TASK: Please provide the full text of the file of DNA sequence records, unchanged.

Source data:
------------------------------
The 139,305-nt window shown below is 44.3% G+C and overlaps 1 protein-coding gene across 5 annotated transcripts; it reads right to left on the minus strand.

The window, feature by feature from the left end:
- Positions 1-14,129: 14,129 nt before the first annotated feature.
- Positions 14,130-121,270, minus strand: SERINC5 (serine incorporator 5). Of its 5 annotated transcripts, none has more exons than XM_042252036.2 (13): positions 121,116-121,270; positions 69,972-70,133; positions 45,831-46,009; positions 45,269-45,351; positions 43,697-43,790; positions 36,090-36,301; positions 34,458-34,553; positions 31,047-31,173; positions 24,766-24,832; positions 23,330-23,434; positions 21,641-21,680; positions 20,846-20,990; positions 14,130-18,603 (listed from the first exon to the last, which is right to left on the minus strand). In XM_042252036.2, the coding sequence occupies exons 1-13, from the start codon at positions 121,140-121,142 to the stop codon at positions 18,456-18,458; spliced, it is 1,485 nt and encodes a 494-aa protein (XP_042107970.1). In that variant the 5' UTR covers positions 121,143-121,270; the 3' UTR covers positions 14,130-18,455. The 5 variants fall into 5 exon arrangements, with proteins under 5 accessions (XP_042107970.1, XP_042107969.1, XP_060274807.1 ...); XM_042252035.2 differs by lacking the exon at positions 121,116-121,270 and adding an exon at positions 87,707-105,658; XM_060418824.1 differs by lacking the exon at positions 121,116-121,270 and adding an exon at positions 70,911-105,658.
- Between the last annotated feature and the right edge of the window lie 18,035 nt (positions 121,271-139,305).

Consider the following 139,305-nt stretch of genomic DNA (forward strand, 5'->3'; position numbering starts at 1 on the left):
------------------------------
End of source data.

The 139,305-nt window shown below is 44.3% G+C and overlaps 1 protein-coding gene across 5 annotated transcripts; it reads right to left on the minus strand.

The window, feature by feature from the left end:
- Positions 1-14,129: 14,129 nt before the first annotated feature.
- Positions 14,130-121,270, minus strand: SERINC5 (serine incorporator 5). Of its 5 annotated transcripts, none has more exons than XM_042252036.2 (13): positions 121,116-121,270; positions 69,972-70,133; positions 45,831-46,009; positions 45,269-45,351; positions 43,697-43,790; positions 36,090-36,301; positions 34,458-34,553; positions 31,047-31,173; positions 24,766-24,832; positions 23,330-23,434; positions 21,641-21,680; positions 20,846-20,990; positions 14,130-18,603 (listed from the first exon to the last, which is right to left on the minus strand). In XM_042252036.2, the coding sequence occupies exons 1-13, from the start codon at positions 121,140-121,142 to the stop codon at positions 18,456-18,458; spliced, it is 1,485 nt and encodes a 494-aa protein (XP_042107970.1). In that variant the 5' UTR covers positions 121,143-121,270; the 3' UTR covers positions 14,130-18,455. The 5 variants fall into 5 exon arrangements, with proteins under 5 accessions (XP_042107970.1, XP_042107969.1, XP_060274807.1 ...); XM_042252035.2 differs by lacking the exon at positions 121,116-121,270 and adding an exon at positions 87,707-105,658; XM_060418824.1 differs by lacking the exon at positions 121,116-121,270 and adding an exon at positions 70,911-105,658.
- Between the last annotated feature and the right edge of the window lie 18,035 nt (positions 121,271-139,305).

Consider the following 139,305-nt stretch of genomic DNA (forward strand, 5'->3'; position numbering starts at 1 on the left):